Reading the articles of the intellectual hawks today, it's striking to note that the question asked so often today - whether the Iraq War was a good idea that was just badly executed or whether it was, as Jürgen Habermas and Ivan Nagel postulate, a violation of international law with an uncertain outcome � this obvious question doesn't get to the heart of the widespread errors in judgement.

Most of those behind the war � the exception being Herfried Münkler � didn't even concern themselves with Iraq, international law, the chances and risks of a war in the Middle Eastern context. The vast majority of arguments for the war were drawn from European experience of the last two or three generations. Thus, one wrote about the overriding issues such as pacifism and anti-Americanism, appeasement and anti-Semitism, rather than addressing the thing itself.

First and foremost was an attempt to draw broad historical analogies. The fall of Saddam, a desirable enough goal, was compared directly with the fight against Hitler, the democratisation of Iraq with the democratisation of West Germany and Japan after the Second World War and the chance for democratic change throughout the entire Middle East was compared with the end of the East bloc and the quick establishment of civilian democracies afterwards. But virtually nobody had anything to say about the actual domestic situation in Iraq today.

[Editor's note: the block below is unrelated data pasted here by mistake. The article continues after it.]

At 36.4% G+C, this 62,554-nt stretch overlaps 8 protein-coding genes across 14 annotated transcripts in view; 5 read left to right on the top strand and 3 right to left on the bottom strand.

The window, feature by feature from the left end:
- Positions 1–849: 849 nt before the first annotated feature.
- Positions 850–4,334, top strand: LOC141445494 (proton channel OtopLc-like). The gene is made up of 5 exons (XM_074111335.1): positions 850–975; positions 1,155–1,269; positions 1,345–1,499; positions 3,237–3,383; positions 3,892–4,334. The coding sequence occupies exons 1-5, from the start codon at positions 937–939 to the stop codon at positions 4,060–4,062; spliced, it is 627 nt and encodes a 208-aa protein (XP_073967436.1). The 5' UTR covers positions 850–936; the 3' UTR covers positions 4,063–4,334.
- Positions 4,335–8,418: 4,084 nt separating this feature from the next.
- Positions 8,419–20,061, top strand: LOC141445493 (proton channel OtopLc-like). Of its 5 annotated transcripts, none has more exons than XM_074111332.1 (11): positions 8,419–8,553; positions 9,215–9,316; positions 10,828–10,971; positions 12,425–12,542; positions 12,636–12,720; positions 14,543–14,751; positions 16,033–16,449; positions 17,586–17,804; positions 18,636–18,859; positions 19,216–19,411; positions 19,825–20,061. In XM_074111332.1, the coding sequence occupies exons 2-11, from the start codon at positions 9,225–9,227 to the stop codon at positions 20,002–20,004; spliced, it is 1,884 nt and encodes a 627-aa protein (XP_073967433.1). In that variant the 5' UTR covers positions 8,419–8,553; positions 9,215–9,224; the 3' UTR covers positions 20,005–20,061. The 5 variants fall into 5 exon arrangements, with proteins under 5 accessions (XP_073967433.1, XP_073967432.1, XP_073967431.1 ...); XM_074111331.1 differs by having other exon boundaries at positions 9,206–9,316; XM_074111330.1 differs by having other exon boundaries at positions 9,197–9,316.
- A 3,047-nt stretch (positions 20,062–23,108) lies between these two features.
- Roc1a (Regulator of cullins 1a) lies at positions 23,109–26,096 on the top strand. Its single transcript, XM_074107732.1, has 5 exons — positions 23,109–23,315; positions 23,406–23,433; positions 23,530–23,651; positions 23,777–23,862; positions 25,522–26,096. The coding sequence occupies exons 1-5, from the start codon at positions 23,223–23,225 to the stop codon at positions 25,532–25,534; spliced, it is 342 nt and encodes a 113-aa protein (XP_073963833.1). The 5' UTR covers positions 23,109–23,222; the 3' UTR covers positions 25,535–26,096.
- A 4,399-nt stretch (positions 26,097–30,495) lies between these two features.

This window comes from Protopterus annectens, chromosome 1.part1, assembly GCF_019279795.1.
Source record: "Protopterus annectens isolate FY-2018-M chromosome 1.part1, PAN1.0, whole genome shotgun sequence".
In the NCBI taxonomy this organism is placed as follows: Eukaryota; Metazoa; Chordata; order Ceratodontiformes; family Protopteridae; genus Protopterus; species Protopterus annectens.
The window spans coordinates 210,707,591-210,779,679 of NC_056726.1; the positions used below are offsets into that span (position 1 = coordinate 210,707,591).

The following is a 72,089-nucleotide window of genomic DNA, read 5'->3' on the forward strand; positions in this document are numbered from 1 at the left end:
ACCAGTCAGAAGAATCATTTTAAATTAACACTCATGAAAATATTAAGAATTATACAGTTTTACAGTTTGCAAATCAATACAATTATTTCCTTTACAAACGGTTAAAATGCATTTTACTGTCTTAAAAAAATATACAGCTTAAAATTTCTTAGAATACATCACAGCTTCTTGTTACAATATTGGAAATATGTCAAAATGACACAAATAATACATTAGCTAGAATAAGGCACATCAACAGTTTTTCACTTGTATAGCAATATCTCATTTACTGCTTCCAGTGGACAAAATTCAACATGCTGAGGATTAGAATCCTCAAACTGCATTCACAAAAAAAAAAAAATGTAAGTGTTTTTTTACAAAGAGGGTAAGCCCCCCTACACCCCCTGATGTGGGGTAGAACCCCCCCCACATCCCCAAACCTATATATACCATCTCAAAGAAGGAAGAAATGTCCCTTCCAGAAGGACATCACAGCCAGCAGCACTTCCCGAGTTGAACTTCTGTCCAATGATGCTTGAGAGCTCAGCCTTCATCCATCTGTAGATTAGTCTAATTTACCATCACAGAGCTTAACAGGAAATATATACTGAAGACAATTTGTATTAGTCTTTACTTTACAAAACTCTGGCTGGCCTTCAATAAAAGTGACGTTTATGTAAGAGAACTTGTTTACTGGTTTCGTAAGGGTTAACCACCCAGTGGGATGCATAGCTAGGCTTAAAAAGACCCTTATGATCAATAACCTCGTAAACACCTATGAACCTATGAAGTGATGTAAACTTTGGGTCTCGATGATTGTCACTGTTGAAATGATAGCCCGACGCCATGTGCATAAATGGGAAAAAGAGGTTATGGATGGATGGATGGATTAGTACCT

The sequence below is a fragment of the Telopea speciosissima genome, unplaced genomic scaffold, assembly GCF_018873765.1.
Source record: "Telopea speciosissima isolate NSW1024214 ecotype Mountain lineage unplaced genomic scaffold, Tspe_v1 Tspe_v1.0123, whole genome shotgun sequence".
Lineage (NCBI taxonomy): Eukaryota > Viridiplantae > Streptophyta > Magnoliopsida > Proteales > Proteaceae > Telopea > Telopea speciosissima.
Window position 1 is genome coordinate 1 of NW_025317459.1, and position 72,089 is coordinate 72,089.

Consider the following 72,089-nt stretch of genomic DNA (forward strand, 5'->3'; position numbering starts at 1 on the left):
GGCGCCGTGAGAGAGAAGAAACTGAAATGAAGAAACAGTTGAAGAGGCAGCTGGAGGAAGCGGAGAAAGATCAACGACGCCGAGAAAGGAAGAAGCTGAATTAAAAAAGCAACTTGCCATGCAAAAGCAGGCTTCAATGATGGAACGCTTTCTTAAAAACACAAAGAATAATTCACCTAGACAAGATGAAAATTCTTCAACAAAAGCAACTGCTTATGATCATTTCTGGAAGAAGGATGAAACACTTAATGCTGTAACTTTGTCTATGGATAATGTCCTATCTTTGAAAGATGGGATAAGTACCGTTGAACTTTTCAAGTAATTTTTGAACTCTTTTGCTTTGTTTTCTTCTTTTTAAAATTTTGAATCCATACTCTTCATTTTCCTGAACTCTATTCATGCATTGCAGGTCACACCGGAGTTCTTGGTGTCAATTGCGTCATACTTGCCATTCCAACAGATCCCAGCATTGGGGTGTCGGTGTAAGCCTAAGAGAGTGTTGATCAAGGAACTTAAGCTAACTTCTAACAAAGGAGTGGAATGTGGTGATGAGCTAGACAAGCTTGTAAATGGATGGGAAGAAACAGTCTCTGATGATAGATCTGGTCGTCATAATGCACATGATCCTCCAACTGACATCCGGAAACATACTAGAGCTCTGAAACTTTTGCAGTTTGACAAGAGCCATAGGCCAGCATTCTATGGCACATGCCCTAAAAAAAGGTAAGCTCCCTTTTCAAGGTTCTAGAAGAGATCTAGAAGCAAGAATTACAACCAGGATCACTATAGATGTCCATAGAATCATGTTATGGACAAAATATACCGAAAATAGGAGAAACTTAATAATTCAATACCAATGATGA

Things developed differently than the expectations of imminent success suggested. And therein lies an almost obscene arrogance that is occasion for a sharp criticism of the West. A country is subjected to absolute misery and with what justification? Memories of our own history. It's understandable that Iraqi intellectuals fall into a cold rage over this today. But we can assume that these Iraqis have other more pressing concerns. Of course the main responsibility for the disaster is to be borne by the political-military actors who initiated an adventure based on falsified information, unrealistic goals and absurd arrogance. No wonder it went spectacularly wrong. Nonetheless, it must be admitted that rarely was such irresponsible behaviour accompanied by so much empty talk.